A $100 million proposal to reinvent an old industrial area in downtown Carmel hit a snag Tuesday when a City Council committee decided not to pursue a state tax credit that could help fund the project.
Developer Pedcor Cos. is working on plans for the so-called Midtown site, located between the Monon Trail and 3rd Avenue SW near a city water tower. Details have yet to take shape, but CEO Bruce Cordingley said the project likely will include a mix of upscale housing and offices.
But committee members balked at backing the venture, saying Carmel simply cannot afford to support additional development.
“Maintenance and ongoing care of the rest of the city has been ignored to a certain extent so we can put up pretty buildings,” said Eric Seidensticker, who chairs the council’s Land Use, Annexation and Economic Development Committee. He cited repeated flooding problems and roads in need of repaving. “Why don’t we focus our financial energy on our existing assets?”
Pedcor isn’t requesting financial assistance—yet. The Carmel-based developer, which has worked with the city on several downtown projects, only asked the council for permission to jointly apply for an industrial recovery tax credit.
After peppering Cordingley and a city attorney with questions about whether such an application would commit Carmel to the project, the land use panel voted 3-1 to recommend the council deny Pedcor’s request. Seidensticker said the seven-member city council is likely to accept the decision.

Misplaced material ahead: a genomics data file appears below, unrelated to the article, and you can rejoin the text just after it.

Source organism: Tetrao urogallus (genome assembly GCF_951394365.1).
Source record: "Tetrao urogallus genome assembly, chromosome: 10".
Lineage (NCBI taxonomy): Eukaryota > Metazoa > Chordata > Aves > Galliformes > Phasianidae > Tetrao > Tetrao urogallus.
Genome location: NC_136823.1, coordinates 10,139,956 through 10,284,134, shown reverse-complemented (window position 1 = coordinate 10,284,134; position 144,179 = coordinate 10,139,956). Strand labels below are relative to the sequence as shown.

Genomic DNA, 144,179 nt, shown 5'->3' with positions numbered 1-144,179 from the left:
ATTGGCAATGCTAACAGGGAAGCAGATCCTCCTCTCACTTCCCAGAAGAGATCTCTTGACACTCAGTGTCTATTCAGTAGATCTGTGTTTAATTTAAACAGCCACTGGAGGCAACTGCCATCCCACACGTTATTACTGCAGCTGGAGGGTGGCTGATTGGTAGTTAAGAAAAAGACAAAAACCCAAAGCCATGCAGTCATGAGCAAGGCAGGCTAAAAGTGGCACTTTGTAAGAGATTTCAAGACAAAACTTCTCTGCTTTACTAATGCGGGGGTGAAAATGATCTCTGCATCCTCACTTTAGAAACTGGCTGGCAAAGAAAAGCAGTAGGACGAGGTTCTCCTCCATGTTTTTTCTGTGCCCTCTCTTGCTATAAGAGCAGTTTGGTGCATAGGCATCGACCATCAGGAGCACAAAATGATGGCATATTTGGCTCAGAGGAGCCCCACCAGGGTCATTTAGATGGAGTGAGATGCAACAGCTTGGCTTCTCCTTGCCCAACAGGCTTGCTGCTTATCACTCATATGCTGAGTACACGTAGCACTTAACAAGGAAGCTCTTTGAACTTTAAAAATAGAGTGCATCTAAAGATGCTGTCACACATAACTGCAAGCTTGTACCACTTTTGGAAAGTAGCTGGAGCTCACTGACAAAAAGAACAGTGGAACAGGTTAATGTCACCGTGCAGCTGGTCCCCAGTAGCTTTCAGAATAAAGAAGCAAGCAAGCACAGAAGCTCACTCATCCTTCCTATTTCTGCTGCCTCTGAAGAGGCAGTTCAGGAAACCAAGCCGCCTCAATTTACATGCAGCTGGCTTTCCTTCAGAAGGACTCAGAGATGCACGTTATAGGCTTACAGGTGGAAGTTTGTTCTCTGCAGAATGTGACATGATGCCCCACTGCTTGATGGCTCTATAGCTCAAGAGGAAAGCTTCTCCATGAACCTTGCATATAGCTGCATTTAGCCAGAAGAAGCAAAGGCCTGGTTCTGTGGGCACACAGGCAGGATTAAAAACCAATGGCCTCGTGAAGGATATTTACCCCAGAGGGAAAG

Councilor Kevin “Woody” Rider, who cast the lone vote in favor of the tax-credit application, said he fails to see a downside to participating in project planning.
“All we are committed to is a discussion,” he said. “Then we can decide if the project scope makes sense for the city. … We can complicate this if we want to, but that’s all it does.”
Cordingley said securing the $25 million tax credit would help Pedcor line up a private investor, but he admitted the project also likely would need tax-increment financing to ensure it meets the high architectural standards set by earlier downtown redevelopment.
“Could we do the project without TIF? Yes,” he told the committee. “We don’t want to.”
And that’s the problem.
The city late last year agreed to take on $184 million in debt incurred by the Carmel Redevelopment Commission when it was in danger of running short of TIF revenue to pay its bills. As part of the deal, the City Council gained oversight of future CRC expenditures.
Finance Committee leader Luci Snyder, who also serves on the land use panel, is keeping a firm hand on the checkbook, saying she would like the city to pay down the debt before incurring more. A majority of council members agree, Seidensticker said.
“Right now, we are spread pretty thin financially and have a large number of obligations,” he said. “We’ve invested lot of taxpayer money in infrastructure, design and development [downtown]. … At some point in time, if we have done our job right, developers should want to come in.”
Pedcor also has a stake in the city’s redevelopment, Cordingley said, citing its involvement in Carmel City Center and the Indiana Design Center, among other projects.
He said remaking Midtown—where the city also owns property—would benefit the community by eliminating an eyesore in the shuttered Woods Wire manufacturing facility and providing a crucial connection between Main Street and City Center.
“We believe it is in our mutual best interests,” Cordingley said.
Pedcor may apply for the tax credit on its own, he said, but city support would improve its chances.